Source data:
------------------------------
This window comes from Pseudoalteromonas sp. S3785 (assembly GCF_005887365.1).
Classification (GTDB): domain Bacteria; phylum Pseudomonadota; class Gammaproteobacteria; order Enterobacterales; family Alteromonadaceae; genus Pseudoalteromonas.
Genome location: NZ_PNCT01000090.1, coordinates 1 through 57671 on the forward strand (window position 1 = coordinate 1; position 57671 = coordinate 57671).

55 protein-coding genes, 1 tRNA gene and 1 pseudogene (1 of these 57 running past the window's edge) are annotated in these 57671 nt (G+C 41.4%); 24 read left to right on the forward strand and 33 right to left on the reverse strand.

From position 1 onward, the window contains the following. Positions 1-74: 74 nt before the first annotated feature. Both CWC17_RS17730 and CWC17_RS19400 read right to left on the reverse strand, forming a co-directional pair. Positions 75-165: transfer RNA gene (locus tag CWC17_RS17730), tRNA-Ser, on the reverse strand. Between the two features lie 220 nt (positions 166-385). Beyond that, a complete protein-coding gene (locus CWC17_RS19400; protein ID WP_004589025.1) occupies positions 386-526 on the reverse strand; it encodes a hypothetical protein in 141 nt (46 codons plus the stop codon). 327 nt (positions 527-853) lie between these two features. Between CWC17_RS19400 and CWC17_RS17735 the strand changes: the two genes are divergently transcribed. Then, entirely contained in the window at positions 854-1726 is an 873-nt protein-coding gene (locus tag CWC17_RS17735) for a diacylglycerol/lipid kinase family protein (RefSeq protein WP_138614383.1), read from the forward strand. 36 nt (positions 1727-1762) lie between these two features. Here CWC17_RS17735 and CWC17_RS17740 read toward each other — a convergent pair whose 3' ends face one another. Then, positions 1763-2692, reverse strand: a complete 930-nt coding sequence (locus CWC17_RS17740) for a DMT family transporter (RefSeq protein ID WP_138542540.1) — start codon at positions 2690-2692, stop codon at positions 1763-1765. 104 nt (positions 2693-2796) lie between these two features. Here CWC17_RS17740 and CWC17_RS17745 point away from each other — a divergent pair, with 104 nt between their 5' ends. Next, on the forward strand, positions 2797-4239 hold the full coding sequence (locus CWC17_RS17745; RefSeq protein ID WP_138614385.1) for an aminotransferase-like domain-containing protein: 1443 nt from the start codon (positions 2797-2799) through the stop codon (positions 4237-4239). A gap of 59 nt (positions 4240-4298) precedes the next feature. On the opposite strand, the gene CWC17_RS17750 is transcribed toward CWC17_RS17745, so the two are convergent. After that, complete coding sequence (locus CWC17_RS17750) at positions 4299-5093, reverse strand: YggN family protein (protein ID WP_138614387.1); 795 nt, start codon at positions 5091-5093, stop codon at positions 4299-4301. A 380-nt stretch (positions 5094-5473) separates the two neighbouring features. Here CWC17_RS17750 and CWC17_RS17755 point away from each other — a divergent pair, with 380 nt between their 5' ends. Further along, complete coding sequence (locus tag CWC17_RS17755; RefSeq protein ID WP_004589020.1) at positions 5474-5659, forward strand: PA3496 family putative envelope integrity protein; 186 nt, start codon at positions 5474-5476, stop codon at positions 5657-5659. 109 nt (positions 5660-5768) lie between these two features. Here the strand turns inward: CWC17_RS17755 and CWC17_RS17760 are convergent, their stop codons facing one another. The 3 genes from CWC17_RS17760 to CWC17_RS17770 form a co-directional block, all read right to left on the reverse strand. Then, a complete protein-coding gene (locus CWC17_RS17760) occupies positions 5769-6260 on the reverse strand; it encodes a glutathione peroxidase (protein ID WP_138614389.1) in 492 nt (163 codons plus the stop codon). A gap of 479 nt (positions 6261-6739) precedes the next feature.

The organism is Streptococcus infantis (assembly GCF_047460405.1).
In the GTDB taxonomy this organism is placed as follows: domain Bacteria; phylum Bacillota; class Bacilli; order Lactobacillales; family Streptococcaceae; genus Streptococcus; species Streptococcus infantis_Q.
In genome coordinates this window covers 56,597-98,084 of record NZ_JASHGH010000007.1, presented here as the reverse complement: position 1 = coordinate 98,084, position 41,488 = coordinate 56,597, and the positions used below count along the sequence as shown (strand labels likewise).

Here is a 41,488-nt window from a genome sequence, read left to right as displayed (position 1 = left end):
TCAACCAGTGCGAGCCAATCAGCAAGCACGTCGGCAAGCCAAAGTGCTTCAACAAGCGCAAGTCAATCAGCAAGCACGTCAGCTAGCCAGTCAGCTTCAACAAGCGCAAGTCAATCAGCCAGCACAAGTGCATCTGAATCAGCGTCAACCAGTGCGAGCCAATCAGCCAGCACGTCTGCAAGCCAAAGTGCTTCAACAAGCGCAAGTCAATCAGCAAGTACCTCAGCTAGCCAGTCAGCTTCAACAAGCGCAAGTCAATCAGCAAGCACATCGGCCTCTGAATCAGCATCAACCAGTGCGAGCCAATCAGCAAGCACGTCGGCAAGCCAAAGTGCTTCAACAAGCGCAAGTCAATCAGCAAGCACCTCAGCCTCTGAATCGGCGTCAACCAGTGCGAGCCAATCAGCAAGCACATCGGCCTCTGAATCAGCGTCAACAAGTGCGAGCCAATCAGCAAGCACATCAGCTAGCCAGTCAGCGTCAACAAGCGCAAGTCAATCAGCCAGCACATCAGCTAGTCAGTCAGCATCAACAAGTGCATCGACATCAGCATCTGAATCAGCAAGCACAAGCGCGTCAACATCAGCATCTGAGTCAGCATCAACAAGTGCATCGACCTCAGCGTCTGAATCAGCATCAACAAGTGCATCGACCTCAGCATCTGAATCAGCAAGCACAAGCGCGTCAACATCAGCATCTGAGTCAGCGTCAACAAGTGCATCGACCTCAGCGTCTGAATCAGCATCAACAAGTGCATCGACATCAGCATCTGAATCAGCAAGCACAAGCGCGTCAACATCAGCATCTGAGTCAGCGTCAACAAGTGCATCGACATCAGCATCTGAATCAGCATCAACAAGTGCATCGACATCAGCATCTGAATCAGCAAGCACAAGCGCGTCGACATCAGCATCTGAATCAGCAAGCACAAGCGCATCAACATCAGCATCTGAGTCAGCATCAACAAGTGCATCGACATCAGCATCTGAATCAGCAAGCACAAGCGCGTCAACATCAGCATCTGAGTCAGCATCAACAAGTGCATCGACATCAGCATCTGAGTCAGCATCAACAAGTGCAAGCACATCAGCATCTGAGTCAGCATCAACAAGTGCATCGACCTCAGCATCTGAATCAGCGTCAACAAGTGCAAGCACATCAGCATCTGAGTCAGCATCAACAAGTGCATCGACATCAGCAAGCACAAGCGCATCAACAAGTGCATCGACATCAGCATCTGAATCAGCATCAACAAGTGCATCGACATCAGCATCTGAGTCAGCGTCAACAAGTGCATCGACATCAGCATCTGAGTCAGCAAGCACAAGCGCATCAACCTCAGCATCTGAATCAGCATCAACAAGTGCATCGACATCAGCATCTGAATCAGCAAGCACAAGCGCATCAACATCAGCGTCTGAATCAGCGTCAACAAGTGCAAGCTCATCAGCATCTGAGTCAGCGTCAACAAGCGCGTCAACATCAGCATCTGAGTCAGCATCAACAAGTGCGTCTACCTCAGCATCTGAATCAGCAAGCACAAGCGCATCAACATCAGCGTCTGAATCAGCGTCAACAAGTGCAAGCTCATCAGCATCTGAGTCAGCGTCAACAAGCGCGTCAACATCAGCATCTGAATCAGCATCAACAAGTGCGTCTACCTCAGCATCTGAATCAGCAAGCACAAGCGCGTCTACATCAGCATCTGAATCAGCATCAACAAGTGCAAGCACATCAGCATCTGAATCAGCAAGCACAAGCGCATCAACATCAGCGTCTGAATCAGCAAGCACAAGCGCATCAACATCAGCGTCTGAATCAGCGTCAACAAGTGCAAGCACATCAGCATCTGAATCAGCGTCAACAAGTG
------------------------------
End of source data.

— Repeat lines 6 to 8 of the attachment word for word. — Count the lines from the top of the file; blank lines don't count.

The organism is Streptococcus infantis (assembly GCF_047460405.1).
In the GTDB taxonomy this organism is placed as follows: domain Bacteria; phylum Bacillota; class Bacilli; order Lactobacillales; family Streptococcaceae; genus Streptococcus; species Streptococcus infantis_Q.
In genome coordinates this window covers 56,597-98,084 of record NZ_JASHGH010000007.1, presented here as the reverse complement: position 1 = coordinate 98,084, position 41,488 = coordinate 56,597, and the positions used below count along the sequence as shown (strand labels likewise).